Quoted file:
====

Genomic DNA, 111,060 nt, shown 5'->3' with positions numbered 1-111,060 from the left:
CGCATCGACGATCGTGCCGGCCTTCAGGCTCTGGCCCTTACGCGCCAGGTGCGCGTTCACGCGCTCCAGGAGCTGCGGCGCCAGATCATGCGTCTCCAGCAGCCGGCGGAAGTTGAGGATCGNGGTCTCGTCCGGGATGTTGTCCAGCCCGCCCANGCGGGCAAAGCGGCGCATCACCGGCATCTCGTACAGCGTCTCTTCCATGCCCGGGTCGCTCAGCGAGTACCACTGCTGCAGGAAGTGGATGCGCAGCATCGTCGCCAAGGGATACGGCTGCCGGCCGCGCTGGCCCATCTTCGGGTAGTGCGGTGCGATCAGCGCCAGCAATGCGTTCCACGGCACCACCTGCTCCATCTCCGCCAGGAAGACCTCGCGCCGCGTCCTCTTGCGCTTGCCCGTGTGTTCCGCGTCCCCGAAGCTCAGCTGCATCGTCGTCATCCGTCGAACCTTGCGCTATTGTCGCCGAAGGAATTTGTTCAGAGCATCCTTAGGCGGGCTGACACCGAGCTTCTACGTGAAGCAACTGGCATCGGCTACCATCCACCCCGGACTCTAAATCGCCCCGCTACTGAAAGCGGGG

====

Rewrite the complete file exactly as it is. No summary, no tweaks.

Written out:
Genomic DNA, 111,060 nt, shown 5'->3' with positions numbered 1-111,060 from the left:
CGCATCGACGATCGTGCCGGCCTTCAGGCTCTGGCCCTTACGCGCCAGGTGCGCGTTCACGCGCTCCAGGAGCTGCGGCGCCAGATCATGCGTCTCCAGCAGCCGGCGGAAGTTGAGGATCGNGGTCTCGTCCGGGATGTTGTCCAGCCCGCCCANGCGGGCAAAGCGGCGCATCACCGGCATCTCGTACAGCGTCTCTTCCATGCCCGGGTCGCTCAGCGAGTACCACTGCTGCAGGAAGTGGATGCGCAGCATCGTCGCCAAGGGATACGGCTGCCGGCCGCGCTGGCCCATCTTCGGGTAGTGCGGTGCGATCAGCGCCAGCAATGCGTTCCACGGCACCACCTGCTCCATCTCCGCCAGGAAGACCTCGCGCCGCGTCCTCTTGCGCTTGCCCGTGTGTTCCGCGTCCCCGAAGCTCAGCTGCATCGTCGTCATCCGTCGAACCTTGCGCTATTGTCGCCGAAGGAATTTGTTCAGAGCATCCTTAGGCGGGCTGACACCGAGCTTCTACGTGAAGCAACTGGCATCGGCTACCATCCACCCCGGACTCTAAATCGCCCCGCTACTGAAAGCGGGG